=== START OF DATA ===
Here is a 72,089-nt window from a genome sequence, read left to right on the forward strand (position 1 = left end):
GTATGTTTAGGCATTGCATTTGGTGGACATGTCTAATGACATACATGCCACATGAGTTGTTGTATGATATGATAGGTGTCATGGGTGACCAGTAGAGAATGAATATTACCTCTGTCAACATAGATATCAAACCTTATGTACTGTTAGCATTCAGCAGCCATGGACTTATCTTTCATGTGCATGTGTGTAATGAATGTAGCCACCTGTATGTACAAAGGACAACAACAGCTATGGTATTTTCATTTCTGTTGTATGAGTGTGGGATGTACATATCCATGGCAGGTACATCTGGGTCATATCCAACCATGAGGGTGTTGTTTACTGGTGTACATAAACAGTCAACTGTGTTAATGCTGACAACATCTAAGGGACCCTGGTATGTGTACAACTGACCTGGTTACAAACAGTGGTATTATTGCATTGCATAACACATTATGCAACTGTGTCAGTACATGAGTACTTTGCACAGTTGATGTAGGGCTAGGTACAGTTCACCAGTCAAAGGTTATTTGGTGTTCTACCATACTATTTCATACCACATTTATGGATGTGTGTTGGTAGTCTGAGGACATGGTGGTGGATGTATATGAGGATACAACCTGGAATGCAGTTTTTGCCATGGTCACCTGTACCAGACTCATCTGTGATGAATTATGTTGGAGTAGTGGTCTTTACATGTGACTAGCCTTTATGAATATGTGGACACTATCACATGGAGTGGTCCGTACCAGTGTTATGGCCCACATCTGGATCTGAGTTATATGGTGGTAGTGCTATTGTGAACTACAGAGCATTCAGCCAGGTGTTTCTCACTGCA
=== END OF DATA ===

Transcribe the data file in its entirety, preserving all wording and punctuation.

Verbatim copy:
Here is a 72,089-nt window from a genome sequence, read left to right on the forward strand (position 1 = left end):
GTATGTTTAGGCATTGCATTTGGTGGACATGTCTAATGACATACATGCCACATGAGTTGTTGTATGATATGATAGGTGTCATGGGTGACCAGTAGAGAATGAATATTACCTCTGTCAACATAGATATCAAACCTTATGTACTGTTAGCATTCAGCAGCCATGGACTTATCTTTCATGTGCATGTGTGTAATGAATGTAGCCACCTGTATGTACAAAGGACAACAACAGCTATGGTATTTTCATTTCTGTTGTATGAGTGTGGGATGTACATATCCATGGCAGGTACATCTGGGTCATATCCAACCATGAGGGTGTTGTTTACTGGTGTACATAAACAGTCAACTGTGTTAATGCTGACAACATCTAAGGGACCCTGGTATGTGTACAACTGACCTGGTTACAAACAGTGGTATTATTGCATTGCATAACACATTATGCAACTGTGTCAGTACATGAGTACTTTGCACAGTTGATGTAGGGCTAGGTACAGTTCACCAGTCAAAGGTTATTTGGTGTTCTACCATACTATTTCATACCACATTTATGGATGTGTGTTGGTAGTCTGAGGACATGGTGGTGGATGTATATGAGGATACAACCTGGAATGCAGTTTTTGCCATGGTCACCTGTACCAGACTCATCTGTGATGAATTATGTTGGAGTAGTGGTCTTTACATGTGACTAGCCTTTATGAATATGTGGACACTATCACATGGAGTGGTCCGTACCAGTGTTATGGCCCACATCTGGATCTGAGTTATATGGTGGTAGTGCTATTGTGAACTACAGAGCATTCAGCCAGGTGTTTCTCACTGCA